Soriano has properly challenged his plea of nolo contendere on appeal and the Attorney General concedes it was defective.

The judgment is reversed and remanded to the trial court to amend the information and for further proceedings upon the amended information.

FOOTNOTES

1.   At the time Soriano filed his notice of appeal, Penal Code section 1237.5 required only that a defendant who would appeal from a judgment of conviction upon a plea of guilty or nolo contendere file with the trial court “a written statement, executed under oath or penalty of perjury showing reasonable constitutional, jurisdictional, or other grounds going to the legality of the proceedings.”  (Stats.1988, ch. 851, §§ 1, 2, pp. 2763–2764.)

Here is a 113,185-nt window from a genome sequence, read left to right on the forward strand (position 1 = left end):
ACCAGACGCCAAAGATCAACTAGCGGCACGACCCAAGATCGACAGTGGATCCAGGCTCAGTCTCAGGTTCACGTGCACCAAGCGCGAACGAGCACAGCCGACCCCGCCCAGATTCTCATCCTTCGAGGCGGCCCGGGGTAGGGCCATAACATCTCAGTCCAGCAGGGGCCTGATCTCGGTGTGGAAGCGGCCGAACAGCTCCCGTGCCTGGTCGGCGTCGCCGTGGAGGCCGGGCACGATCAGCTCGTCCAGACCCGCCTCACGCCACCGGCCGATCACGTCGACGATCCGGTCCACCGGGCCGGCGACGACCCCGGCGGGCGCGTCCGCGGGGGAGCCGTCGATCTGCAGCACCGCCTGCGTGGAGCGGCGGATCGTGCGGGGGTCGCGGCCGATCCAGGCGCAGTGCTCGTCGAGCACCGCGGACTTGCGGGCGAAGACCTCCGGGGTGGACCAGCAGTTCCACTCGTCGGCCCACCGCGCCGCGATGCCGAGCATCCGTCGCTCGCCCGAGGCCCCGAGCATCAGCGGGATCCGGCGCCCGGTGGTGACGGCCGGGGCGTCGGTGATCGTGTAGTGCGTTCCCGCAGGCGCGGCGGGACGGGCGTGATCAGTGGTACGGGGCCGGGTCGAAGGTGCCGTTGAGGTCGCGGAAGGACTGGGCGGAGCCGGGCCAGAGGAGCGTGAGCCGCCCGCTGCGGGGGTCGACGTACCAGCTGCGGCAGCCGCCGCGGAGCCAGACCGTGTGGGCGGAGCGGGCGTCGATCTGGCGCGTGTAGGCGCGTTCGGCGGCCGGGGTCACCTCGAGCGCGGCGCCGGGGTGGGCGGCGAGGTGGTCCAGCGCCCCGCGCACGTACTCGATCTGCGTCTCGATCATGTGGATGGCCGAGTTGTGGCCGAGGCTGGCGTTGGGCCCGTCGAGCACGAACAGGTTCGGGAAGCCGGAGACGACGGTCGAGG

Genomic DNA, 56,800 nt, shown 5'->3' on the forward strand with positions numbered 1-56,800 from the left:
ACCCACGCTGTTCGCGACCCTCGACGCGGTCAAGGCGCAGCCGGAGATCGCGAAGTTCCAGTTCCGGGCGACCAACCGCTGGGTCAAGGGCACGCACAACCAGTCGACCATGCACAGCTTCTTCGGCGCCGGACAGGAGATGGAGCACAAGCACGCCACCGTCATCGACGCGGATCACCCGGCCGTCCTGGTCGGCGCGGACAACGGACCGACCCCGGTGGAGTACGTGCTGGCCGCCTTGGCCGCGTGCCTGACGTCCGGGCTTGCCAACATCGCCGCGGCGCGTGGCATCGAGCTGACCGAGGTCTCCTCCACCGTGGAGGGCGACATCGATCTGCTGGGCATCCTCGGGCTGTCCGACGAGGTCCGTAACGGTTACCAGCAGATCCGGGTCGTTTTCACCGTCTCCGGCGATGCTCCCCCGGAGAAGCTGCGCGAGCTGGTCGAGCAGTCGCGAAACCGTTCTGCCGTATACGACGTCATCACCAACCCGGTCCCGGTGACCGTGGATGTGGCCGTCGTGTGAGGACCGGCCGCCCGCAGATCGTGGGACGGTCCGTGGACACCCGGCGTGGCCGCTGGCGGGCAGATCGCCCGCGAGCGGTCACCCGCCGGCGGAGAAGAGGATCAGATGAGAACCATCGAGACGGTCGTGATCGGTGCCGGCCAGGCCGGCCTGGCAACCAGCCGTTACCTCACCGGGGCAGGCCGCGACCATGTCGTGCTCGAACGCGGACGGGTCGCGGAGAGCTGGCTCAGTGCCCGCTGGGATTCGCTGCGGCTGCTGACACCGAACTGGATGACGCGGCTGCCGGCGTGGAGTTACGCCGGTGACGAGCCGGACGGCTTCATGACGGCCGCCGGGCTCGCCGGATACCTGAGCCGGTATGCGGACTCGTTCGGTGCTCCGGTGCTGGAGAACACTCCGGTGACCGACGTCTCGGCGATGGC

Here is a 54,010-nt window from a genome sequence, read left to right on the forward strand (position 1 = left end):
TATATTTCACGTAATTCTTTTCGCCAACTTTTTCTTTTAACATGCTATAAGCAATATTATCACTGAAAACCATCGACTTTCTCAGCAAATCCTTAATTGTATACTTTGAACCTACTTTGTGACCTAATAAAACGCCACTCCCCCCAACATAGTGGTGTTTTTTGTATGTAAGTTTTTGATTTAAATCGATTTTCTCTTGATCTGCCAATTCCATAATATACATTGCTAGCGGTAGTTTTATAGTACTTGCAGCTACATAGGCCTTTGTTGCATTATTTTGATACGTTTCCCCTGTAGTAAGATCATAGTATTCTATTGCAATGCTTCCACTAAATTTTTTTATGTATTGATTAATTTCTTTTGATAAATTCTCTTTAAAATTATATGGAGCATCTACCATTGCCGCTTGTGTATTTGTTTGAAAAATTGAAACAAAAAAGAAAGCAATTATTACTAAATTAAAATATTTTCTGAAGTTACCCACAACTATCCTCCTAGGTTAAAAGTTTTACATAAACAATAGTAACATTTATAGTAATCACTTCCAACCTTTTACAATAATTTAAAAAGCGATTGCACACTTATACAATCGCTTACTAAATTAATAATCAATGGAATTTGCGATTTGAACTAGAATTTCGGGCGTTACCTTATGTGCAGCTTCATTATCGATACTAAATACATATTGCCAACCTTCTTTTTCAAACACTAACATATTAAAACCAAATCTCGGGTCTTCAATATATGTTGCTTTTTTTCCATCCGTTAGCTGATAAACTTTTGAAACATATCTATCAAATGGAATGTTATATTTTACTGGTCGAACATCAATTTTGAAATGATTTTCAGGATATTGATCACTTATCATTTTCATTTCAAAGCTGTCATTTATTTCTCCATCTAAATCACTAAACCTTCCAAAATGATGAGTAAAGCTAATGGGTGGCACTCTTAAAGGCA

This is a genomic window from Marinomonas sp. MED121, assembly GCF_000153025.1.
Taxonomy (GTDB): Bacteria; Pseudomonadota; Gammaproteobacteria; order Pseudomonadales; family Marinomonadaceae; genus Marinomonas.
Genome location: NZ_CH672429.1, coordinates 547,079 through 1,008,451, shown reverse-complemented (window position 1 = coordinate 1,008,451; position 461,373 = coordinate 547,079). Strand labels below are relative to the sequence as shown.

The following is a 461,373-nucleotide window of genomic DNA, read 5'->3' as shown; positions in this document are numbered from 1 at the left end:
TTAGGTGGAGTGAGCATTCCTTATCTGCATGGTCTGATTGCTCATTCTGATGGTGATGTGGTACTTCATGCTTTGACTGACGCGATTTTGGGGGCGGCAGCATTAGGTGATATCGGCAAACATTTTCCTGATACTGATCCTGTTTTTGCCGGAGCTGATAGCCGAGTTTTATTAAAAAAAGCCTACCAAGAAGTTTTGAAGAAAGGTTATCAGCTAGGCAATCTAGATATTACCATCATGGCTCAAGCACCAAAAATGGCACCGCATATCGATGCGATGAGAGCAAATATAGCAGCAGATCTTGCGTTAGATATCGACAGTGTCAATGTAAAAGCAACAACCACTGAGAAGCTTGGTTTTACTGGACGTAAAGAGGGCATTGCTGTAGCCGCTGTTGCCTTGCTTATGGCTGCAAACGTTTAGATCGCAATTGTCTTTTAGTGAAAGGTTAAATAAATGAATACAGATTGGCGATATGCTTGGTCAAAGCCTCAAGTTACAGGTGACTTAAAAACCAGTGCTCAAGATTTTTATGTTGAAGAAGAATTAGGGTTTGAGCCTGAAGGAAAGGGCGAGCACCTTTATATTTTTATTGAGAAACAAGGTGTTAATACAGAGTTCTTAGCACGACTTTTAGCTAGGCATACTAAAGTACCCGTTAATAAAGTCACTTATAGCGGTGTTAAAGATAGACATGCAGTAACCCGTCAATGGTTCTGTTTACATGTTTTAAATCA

2.   In both Jerome and Ellis defendants' failure to file a certificate of probable cause as Penal Code section 1237.5 then required precluded appeal, but both courts treated the appeal as a petition for writ of habeas corpus in order to reach the merits precisely because the issue was jurisdictional.  (People v. Jerome, supra, 160 Cal.App.3d at pp. 1094–1095, 207 Cal.Rptr. 199, People v. Ellis, supra, 195 Cal.App.3d at p. 338, 240 Cal.Rptr. 708.)   Inexplicably, the Calderon court was, as the Attorney General puts it, “wholly silent on this point.”

KING, Acting Presiding Justice.

HANING and ROUSE,* JJ., concur.

Copied to clipboard